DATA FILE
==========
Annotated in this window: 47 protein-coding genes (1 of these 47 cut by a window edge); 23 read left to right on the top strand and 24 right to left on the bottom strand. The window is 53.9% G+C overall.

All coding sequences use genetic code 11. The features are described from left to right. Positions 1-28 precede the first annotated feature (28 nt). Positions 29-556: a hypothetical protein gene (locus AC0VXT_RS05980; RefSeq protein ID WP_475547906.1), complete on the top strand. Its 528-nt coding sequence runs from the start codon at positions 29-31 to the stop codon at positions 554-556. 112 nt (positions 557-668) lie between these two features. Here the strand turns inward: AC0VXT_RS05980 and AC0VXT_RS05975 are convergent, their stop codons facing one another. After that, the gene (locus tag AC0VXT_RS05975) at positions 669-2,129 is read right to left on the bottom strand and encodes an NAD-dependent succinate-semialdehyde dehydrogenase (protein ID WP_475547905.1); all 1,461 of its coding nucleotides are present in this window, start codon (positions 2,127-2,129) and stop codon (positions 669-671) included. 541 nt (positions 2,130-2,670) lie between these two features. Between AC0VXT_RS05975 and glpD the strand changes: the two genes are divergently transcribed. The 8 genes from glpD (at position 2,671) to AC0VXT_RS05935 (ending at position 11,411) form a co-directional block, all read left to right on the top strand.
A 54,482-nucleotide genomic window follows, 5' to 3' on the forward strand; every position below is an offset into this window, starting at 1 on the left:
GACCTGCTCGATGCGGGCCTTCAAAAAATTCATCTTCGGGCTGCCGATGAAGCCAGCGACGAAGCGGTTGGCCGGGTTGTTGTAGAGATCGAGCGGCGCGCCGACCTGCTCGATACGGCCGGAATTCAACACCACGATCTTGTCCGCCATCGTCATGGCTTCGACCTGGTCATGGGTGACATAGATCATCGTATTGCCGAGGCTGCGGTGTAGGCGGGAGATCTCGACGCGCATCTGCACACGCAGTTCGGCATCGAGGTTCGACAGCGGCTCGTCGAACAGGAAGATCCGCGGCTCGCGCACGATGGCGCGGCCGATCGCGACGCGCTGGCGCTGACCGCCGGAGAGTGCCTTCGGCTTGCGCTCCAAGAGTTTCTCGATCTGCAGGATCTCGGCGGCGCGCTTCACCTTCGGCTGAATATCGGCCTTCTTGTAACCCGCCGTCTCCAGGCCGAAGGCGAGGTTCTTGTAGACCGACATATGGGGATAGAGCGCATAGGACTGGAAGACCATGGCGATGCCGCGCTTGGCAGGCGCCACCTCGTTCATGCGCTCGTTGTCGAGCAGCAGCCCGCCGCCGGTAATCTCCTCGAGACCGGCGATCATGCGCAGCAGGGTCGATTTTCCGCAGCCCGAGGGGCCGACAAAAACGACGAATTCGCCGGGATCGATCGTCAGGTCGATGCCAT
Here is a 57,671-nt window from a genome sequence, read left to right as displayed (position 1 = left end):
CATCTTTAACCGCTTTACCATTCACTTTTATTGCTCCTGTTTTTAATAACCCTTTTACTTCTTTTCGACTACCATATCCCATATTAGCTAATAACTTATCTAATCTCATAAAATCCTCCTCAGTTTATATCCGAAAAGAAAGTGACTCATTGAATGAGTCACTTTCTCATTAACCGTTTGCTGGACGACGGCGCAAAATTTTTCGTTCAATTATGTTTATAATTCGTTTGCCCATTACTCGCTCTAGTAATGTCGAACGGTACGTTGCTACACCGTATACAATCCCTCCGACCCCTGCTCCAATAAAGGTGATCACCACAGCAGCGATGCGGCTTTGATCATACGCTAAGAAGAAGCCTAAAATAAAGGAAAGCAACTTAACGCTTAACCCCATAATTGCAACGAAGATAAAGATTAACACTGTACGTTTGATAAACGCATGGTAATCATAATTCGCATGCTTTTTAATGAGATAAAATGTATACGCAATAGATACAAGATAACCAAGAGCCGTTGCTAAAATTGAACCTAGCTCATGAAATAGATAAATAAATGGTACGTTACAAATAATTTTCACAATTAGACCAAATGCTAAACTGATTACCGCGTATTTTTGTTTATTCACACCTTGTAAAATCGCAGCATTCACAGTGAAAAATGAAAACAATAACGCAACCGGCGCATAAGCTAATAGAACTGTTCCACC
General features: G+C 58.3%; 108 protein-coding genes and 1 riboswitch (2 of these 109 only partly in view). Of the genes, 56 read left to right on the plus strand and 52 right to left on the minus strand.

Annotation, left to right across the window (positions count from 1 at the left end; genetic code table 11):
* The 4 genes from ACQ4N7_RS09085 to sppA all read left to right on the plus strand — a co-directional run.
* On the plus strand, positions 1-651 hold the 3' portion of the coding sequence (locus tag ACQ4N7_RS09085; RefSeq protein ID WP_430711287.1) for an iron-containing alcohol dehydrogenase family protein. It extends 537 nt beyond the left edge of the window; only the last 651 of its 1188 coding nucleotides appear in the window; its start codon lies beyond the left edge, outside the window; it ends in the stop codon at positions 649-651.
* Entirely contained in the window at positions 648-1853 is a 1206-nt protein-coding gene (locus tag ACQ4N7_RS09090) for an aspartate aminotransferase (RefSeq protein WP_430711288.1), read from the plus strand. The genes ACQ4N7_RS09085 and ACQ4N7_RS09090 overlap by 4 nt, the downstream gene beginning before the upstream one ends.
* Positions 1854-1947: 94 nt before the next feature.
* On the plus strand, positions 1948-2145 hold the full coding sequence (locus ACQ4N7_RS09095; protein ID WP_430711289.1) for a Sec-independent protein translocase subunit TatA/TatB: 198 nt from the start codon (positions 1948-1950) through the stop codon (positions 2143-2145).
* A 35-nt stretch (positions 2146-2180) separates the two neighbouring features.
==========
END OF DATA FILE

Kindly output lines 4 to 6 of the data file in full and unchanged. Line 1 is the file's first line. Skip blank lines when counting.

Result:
GACCTGCTCGATGCGGGCCTTCAAAAAATTCATCTTCGGGCTGCCGATGAAGCCAGCGACGAAGCGGTTGGCCGGGTTGTTGTAGAGATCGAGCGGCGCGCCGACCTGCTCGATACGGCCGGAATTCAACACCACGATCTTGTCCGCCATCGTCATGGCTTCGACCTGGTCATGGGTGACATAGATCATCGTATTGCCGAGGCTGCGGTGTAGGCGGGAGATCTCGACGCGCATCTGCACACGCAGTTCGGCATCGAGGTTCGACAGCGGCTCGTCGAACAGGAAGATCCGCGGCTCGCGCACGATGGCGCGGCCGATCGCGACGCGCTGGCGCTGACCGCCGGAGAGTGCCTTCGGCTTGCGCTCCAAGAGTTTCTCGATCTGCAGGATCTCGGCGGCGCGCTTCACCTTCGGCTGAATATCGGCCTTCTTGTAACCCGCCGTCTCCAGGCCGAAGGCGAGGTTCTTGTAGACCGACATATGGGGATAGAGCGCATAGGACTGGAAGACCATGGCGATGCCGCGCTTGGCAGGCGCCACCTCGTTCATGCGCTCGTTGTCGAGCAGCAGCCCGCCGCCGGTAATCTCCTCGAGACCGGCGATCATGCGCAGCAGGGTCGATTTTCCGCAGCCCGAGGGGCCGACAAAAACGACGAATTCGCCGGGATCGATCGTCAGGTCGATGCCAT
Here is a 57,671-nt window from a genome sequence, read left to right as displayed (position 1 = left end):
CATCTTTAACCGCTTTACCATTCACTTTTATTGCTCCTGTTTTTAATAACCCTTTTACTTCTTTTCGACTACCATATCCCATATTAGCTAATAACTTATCTAATCTCATAAAATCCTCCTCAGTTTATATCCGAAAAGAAAGTGACTCATTGAATGAGTCACTTTCTCATTAACCGTTTGCTGGACGACGGCGCAAAATTTTTCGTTCAATTATGTTTATAATTCGTTTGCCCATTACTCGCTCTAGTAATGTCGAACGGTACGTTGCTACACCGTATACAATCCCTCCGACCCCTGCTCCAATAAAGGTGATCACCACAGCAGCGATGCGGCTTTGATCATACGCTAAGAAGAAGCCTAAAATAAAGGAAAGCAACTTAACGCTTAACCCCATAATTGCAACGAAGATAAAGATTAACACTGTACGTTTGATAAACGCATGGTAATCATAATTCGCATGCTTTTTAATGAGATAAAATGTATACGCAATAGATACAAGATAACCAAGAGCCGTTGCTAAAATTGAACCTAGCTCATGAAATAGATAAATAAATGGTACGTTACAAATAATTTTCACAATTAGACCAAATGCTAAACTGATTACCGCGTATTTTTGTTTATTCACACCTTGTAAAATCGCAGCATTCACAGTGAAAAATGAAAACAATAACGCAACCGGCGCATAAGCTAATAGAACTGTTCCACC